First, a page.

Could someone, anyone, explain to me how this living wage thing works?
The Tory Party has calculated that, according to the basic cost of living in the UK, no-one should receive less than £7.85 per hour, or £9.15 an hour if you live in London.
This figure is probably arrived at by taking into account the cost of Asti Spumante and those canapé things they eat.
While the Labour Party and the trade unions calculate this figure as being slightly lower because they base their figures on the price of corned beef sandwiches and a mug of tea.
However, I am puzzled as to how this exact figure is arrived at.
Is it based on the 38-hour week which trade union leaders base all their demands on?
Or is it based on the 48-hour week which everyone over 60 will remember as the norm?
Or perhaps this figure is based on the part-time figure of a 30-hour week, which a great number of people seem to work these days and who then claim working tax credits for not working?
Let us presume that the figure is based on the 38-hour trade union week for everyone living outside the greater London area.
This means that, according to the so-called financial experts, no-one can exist on anything less that £298.30 per week.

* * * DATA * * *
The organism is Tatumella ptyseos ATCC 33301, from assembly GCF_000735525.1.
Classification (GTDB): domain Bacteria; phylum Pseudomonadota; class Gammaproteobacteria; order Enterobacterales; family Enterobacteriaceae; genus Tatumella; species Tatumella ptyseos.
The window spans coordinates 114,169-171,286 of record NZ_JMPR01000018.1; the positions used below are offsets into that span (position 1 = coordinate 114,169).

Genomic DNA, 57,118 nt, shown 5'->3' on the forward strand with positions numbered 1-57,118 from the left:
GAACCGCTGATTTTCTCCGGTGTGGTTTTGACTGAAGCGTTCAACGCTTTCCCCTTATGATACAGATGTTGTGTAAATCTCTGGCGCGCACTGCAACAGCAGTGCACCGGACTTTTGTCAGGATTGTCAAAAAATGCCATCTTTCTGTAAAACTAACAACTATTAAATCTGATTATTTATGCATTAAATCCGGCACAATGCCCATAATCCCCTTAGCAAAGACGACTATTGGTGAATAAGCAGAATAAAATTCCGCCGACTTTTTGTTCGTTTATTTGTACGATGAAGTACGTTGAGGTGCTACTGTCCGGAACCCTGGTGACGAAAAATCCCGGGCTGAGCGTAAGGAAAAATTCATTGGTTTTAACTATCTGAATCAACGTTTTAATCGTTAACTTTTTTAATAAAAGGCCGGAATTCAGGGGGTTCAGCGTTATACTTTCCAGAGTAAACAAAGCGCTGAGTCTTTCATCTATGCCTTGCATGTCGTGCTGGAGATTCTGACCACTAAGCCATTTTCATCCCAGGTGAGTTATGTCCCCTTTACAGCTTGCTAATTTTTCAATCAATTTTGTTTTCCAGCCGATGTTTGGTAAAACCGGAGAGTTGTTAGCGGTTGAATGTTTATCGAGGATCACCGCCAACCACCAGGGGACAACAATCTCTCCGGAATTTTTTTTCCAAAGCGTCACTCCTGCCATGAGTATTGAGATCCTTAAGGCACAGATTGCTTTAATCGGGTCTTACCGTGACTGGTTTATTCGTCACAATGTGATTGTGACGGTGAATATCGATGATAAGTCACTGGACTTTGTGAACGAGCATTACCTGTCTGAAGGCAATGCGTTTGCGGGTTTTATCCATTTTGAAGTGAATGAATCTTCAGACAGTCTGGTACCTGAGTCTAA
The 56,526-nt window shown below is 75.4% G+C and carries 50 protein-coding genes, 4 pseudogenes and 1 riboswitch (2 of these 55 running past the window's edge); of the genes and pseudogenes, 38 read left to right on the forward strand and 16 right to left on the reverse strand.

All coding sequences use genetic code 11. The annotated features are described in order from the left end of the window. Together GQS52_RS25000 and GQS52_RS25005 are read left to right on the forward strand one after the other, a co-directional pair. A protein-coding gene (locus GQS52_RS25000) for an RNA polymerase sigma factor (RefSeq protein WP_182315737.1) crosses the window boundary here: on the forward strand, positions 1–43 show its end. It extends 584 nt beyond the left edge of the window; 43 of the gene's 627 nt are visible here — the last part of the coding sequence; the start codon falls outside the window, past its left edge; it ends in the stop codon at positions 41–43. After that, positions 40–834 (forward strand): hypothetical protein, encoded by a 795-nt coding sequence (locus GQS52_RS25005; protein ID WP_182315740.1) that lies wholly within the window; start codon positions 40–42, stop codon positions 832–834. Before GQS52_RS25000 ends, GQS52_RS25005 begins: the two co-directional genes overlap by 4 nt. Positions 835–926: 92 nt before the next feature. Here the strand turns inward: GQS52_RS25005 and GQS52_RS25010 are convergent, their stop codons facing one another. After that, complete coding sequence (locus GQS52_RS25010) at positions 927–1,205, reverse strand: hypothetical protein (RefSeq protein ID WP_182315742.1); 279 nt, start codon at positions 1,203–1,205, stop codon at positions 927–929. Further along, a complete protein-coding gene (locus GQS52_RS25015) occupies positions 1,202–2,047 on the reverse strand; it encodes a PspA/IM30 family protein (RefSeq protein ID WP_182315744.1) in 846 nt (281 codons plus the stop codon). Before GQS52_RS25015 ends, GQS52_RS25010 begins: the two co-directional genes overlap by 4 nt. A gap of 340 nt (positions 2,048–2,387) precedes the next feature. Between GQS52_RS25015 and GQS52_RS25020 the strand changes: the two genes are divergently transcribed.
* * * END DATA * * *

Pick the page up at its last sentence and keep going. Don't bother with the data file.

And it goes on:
Let’s round off the numbers and call it £300 per week.
So if the political parties and the trade union leaders of this country have decided that no one can exist on less than £300 per week, why am I, as an old age pensioner, only receiving £115.95 per week (basic pension rate) or £3.51 an hour?
That’s £4.34 an hour less than this so-called “living wage”.
Is it because the political parties and the trade unions have decided that pensioners do not count for anything in the great equation of running this country?
Or perhaps they believe that pensioners should only eat hot meals once a week, warm their homes every fourth day and only buy warm clothing for the cold winter months once in their lifetime and then “make do”?